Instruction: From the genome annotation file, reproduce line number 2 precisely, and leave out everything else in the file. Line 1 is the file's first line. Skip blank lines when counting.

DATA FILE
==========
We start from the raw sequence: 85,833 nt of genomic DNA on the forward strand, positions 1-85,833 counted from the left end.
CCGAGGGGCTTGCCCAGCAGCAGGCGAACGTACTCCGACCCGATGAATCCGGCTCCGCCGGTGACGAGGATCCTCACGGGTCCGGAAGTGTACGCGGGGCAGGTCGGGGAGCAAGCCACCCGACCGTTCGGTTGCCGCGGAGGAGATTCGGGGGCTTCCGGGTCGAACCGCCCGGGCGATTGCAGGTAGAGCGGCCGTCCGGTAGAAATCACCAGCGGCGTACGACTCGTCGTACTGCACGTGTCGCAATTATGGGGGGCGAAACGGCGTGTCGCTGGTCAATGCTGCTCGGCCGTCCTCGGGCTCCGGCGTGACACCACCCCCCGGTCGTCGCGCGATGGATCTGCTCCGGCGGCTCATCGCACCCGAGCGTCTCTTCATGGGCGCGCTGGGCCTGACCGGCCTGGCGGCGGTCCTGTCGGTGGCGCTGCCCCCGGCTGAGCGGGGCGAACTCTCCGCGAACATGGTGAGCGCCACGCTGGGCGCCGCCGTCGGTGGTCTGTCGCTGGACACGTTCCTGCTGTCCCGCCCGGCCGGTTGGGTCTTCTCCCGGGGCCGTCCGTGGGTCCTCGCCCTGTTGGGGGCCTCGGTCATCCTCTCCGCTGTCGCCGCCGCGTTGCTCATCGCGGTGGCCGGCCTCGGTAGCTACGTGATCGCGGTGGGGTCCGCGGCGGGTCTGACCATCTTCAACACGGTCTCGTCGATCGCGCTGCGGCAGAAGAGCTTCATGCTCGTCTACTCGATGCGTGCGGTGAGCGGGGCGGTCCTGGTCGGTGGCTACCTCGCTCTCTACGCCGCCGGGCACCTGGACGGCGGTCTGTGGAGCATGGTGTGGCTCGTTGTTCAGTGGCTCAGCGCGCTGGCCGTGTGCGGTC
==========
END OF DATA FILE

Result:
CCGAGGGGCTTGCCCAGCAGCAGGCGAACGTACTCCGACCCGATGAATCCGGCTCCGCCGGTGACGAGGATCCTCACGGGTCCGGAAGTGTACGCGGGGCAGGTCGGGGAGCAAGCCACCCGACCGTTCGGTTGCCGCGGAGGAGATTCGGGGGCTTCCGGGTCGAACCGCCCGGGCGATTGCAGGTAGAGCGGCCGTCCGGTAGAAATCACCAGCGGCGTACGACTCGTCGTACTGCACGTGTCGCAATTATGGGGGGCGAAACGGCGTGTCGCTGGTCAATGCTGCTCGGCCGTCCTCGGGCTCCGGCGTGACACCACCCCCCGGTCGTCGCGCGATGGATCTGCTCCGGCGGCTCATCGCACCCGAGCGTCTCTTCATGGGCGCGCTGGGCCTGACCGGCCTGGCGGCGGTCCTGTCGGTGGCGCTGCCCCCGGCTGAGCGGGGCGAACTCTCCGCGAACATGGTGAGCGCCACGCTGGGCGCCGCCGTCGGTGGTCTGTCGCTGGACACGTTCCTGCTGTCCCGCCCGGCCGGTTGGGTCTTCTCCCGGGGCCGTCCGTGGGTCCTCGCCCTGTTGGGGGCCTCGGTCATCCTCTCCGCTGTCGCCGCCGCGTTGCTCATCGCGGTGGCCGGCCTCGGTAGCTACGTGATCGCGGTGGGGTCCGCGGCGGGTCTGACCATCTTCAACACGGTCTCGTCGATCGCGCTGCGGCAGAAGAGCTTCATGCTCGTCTACTCGATGCGTGCGGTGAGCGGGGCGGTCCTGGTCGGTGGCTACCTCGCTCTCTACGCCGCCGGGCACCTGGACGGCGGTCTGTGGAGCATGGTGTGGCTCGTTGTTCAGTGGCTCAGCGCGCTGGCCGTGTGCGGTC